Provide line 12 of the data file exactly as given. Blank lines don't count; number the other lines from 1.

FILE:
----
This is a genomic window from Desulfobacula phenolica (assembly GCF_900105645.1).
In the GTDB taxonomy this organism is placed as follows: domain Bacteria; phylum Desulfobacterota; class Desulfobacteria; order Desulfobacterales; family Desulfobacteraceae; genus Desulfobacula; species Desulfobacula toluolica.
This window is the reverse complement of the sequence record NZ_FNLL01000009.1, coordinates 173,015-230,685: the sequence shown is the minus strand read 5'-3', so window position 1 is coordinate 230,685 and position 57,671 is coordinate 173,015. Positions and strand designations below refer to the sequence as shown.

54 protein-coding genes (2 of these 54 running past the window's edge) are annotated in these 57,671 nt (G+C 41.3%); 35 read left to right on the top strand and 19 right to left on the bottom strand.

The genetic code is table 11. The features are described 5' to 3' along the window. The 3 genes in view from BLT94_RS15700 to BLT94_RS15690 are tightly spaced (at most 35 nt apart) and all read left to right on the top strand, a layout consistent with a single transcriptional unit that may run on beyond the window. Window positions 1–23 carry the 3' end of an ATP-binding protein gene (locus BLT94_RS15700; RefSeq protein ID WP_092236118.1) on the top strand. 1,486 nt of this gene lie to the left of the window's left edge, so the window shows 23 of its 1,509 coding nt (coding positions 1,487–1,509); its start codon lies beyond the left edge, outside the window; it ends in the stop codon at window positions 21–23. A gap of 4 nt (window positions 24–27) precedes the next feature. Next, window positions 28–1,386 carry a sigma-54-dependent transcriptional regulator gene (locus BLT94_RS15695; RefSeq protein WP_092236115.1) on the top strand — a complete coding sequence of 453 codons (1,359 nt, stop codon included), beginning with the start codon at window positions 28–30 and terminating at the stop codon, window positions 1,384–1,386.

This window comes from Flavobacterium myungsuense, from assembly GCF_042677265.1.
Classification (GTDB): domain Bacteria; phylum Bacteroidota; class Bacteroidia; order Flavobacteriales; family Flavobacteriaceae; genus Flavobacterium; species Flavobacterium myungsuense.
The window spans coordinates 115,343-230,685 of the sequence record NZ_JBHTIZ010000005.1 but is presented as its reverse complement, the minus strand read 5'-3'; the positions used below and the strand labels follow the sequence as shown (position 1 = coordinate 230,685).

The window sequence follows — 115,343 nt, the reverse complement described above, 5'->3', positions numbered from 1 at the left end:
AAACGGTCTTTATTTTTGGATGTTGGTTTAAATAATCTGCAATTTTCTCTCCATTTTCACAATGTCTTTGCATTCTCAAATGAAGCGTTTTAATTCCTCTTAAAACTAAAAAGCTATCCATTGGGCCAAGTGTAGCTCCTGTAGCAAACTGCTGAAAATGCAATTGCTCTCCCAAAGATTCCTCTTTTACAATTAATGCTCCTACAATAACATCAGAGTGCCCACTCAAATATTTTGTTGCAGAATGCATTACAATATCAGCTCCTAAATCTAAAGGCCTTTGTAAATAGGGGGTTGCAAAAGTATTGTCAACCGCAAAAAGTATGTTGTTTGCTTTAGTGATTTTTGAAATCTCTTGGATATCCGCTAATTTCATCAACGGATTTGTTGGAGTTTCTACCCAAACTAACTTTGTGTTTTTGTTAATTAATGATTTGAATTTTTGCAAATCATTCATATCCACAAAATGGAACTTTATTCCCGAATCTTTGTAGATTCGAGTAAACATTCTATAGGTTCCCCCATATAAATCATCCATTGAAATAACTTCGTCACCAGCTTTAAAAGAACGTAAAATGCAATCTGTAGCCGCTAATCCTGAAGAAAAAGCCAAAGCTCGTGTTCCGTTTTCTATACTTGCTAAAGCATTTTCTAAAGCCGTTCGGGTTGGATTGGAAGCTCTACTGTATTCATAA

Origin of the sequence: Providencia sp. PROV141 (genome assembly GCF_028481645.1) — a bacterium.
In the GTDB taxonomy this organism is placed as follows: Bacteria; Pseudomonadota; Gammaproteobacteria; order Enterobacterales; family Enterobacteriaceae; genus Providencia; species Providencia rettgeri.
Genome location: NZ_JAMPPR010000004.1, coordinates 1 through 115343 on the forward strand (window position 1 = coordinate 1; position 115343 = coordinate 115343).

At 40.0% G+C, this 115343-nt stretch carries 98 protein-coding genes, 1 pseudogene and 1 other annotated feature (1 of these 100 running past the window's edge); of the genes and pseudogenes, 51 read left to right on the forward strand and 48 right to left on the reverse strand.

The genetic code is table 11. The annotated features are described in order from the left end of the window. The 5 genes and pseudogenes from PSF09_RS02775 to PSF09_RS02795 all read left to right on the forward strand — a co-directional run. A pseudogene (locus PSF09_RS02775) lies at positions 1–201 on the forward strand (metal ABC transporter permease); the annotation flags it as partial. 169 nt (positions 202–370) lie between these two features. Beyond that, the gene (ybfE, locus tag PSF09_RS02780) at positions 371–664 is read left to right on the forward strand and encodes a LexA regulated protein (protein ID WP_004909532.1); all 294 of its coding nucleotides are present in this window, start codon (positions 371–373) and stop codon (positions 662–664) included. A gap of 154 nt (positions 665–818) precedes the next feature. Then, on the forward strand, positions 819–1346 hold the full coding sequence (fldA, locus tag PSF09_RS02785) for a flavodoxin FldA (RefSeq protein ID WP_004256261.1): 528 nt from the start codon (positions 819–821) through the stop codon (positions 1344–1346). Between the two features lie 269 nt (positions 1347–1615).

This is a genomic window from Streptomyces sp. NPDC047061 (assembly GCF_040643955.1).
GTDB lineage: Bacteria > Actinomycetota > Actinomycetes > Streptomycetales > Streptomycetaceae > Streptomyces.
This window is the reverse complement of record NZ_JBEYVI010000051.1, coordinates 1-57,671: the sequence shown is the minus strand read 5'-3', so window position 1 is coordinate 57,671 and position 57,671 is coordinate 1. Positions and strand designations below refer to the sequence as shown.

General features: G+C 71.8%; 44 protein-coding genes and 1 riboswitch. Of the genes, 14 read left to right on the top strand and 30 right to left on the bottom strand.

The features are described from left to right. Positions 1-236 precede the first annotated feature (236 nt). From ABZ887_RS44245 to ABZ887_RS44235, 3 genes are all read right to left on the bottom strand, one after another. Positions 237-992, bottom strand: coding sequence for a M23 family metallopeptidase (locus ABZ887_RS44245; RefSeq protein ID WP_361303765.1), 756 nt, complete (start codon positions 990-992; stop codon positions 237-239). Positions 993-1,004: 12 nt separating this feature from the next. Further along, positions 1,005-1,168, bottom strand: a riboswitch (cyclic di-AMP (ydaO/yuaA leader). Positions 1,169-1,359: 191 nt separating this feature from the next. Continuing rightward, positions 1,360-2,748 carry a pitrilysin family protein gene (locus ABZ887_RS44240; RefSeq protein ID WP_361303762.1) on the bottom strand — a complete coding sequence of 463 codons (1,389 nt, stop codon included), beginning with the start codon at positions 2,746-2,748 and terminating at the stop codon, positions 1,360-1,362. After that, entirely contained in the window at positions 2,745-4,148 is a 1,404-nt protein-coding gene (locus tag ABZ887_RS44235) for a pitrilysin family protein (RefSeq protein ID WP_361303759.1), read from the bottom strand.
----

In the GTDB taxonomy this organism is placed as follows: Bacteria; Pseudomonadota; Gammaproteobacteria; order Enterobacterales; family Enterobacteriaceae; genus Providencia; species Providencia rettgeri.